Just watch out for price... ie: it should be under $50, because if the price is high (you are replacing the case) then a more modern setup would be recommended. The Celeron 370 is far beyond its life. it was beyond it when Intel was still selling it a year ago.

    A friend's brother's computer died, a Celeron setup. Spent about $240 to replace case (it was a mini gateway on the original PC), CPU and RAM... I gave him a modem I didnt need. But for that, he went from a Celeron 666 (okay 667) to an AMDXP1800, double the RAM and the ability to upgrade further ;)
     
  8. StillLearnin'

    StillLearnin'

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    From:

    http://www.digit-life.com/articles/roundup2k1mar/

    " Position of a power supply slot doesn't completely corresponds to the ATX specs - the cable goes above the fan what prevents proper air circulation near the CPU."

    A worrisome and possible troublesome concern with the Aopen AX37 Pro mobo.
     
  9. twodamnhappy

    twodamnhappy Thread Starter

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    O.K. --- what im gathering here is I need to forget the socket 370- considor it done, now will be looking for something sufficaint and upgradeable for sisters new pc.
    Thanks guys
     
  10. compilerxp

    compilerxp

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    The location of that power connector is used quite a bit in many mobo designs, I'm not thrilled by the location, but there are worse ones. You tie the power cable to the case which keeps it away from the CPU, easy to do.

    twodamnhappy: If your sister just does internet and email and a few letters - then spending $40 on a board to get her going will be fine.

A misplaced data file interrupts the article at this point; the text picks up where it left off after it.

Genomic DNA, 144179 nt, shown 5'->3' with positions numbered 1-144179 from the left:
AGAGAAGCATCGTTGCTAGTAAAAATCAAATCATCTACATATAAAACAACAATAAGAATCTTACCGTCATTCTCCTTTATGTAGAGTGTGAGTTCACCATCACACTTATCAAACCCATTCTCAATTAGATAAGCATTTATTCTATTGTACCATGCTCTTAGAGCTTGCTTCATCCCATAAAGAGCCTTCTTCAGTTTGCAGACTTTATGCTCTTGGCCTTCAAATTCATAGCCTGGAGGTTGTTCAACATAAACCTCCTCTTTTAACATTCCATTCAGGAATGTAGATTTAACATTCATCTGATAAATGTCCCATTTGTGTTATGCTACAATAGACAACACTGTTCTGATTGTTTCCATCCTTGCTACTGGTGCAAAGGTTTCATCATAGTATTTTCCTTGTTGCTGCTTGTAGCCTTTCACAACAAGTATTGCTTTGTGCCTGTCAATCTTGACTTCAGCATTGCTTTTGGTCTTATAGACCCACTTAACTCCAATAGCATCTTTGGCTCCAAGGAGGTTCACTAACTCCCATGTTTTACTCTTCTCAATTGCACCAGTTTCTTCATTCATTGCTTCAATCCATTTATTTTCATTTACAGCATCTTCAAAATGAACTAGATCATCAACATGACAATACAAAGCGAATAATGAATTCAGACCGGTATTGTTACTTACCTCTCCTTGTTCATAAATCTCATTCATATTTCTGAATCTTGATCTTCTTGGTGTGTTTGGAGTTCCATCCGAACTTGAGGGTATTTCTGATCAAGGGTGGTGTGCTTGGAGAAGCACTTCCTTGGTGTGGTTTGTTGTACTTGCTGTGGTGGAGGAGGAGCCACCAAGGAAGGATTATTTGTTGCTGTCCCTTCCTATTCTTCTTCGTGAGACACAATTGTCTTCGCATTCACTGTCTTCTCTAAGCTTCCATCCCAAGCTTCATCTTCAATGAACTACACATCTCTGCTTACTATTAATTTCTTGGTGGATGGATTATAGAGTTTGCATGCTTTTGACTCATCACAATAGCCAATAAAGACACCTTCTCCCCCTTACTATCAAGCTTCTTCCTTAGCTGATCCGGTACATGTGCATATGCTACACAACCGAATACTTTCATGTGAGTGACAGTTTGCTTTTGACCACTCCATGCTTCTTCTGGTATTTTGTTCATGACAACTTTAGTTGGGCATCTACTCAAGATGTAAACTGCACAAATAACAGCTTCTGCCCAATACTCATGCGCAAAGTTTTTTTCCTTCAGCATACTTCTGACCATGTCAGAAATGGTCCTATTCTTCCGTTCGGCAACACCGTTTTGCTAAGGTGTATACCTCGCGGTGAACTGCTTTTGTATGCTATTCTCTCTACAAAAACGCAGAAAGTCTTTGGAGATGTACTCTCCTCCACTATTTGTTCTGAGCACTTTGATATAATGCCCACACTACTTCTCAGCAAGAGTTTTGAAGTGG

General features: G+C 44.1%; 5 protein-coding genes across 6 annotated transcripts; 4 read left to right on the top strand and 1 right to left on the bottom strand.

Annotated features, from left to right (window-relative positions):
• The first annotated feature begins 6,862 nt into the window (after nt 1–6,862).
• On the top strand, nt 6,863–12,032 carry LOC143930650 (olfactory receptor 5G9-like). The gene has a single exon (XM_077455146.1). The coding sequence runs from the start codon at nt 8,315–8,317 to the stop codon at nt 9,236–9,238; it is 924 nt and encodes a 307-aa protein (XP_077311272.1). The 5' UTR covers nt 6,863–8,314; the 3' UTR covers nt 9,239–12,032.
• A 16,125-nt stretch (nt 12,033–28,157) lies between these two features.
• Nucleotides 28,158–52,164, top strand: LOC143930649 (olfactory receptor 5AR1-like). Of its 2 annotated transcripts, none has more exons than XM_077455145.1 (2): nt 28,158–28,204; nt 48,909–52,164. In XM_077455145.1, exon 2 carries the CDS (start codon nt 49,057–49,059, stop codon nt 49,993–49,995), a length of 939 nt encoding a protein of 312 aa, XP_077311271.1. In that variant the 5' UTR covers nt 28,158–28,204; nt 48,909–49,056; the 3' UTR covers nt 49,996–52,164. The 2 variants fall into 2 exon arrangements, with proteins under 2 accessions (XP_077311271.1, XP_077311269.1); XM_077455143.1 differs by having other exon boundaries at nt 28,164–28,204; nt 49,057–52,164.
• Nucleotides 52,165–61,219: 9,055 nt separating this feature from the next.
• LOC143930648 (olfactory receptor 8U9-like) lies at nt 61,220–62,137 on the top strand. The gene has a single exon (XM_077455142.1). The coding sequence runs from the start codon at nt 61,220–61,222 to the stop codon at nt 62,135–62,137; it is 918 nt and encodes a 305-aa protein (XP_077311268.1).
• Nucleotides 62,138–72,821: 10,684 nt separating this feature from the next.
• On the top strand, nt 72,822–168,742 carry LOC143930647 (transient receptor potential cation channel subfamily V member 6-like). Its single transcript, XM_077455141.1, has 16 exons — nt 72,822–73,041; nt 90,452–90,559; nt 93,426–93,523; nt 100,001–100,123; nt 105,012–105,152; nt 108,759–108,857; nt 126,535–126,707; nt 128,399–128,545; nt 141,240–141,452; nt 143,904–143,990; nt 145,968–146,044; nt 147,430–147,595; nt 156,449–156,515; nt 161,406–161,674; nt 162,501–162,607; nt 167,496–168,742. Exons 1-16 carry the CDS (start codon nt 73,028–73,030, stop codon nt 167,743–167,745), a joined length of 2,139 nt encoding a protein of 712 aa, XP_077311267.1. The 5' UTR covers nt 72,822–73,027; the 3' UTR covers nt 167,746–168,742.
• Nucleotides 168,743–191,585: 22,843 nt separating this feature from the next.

If you're looking for a MODERN, but low cost solution - look for this:

    Asus or MSI NForce1 - MATAX style board, about $55~70 includes onboard audio / video & network. Goes up to an AMD 2600. Or for $59~86 - an NForce2 board which will go up to an AMD3200.

    http://www.newegg.com/app/viewproduct.asp?DEPA=1&submit=Go&description=nforce,msi

    Throw on an AMDXP2000 CPU for $59 (+ $12~15 for a vantec or coolermaster fan) then $50 for 256mb RAM.

    Total is 198... She'd get some new features on the new board...

    good luck
     
  11. StillLearnin'

    StillLearnin'

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    I just wanted to point out that precaution should be taken with the routing of the cable on the mobo. For the system usage, any monetary investment besides a cheap mobo isn't necessary at this time.
     
  12. compilerxp

    compilerxp

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    Agreed...
     
  13. twodamnhappy

    twodamnhappy Thread Starter

    Joined:
    Mar 29, 2003
    Messages:
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    changing trains guys: This one's for me, sister can have emach.1742,1.7ghz,128ddr... I'm looking at a msi board(k7n2 delta-l the cpu not sure either,amd xp 2600+ 2.08 or the 2500+1.83... im on my pc all the time, just internet and mail and fileing wouldn't mind a little gaming perhaps. the emach. was allright, just somewhat slow at times, do I want the more ghz. or the larger cache, doing good guys,keep it coming, Thanks---Twodamnhappy
     
  14. suesman

    suesman

    Joined:
    Sep 6, 2003
    Messages:
    261
    I believe the MSI board you've mentioned and either processor will be great for what intend to use it for, with room to grow.

    Read every review you can man. Do loads of research on your own, don't just take our word for it. davey7549 gave great advice, use it. :D It is a great feeling to see that it all works, but can be a bit disheartening if it does not. :( Keep a working machine close at hand to get any help you might need.

    Remember that all we can give you is our opinions on what to buy. It's ultimately your desision.

    Best of luck to ya.
     
  15. compilerxp

    compilerxp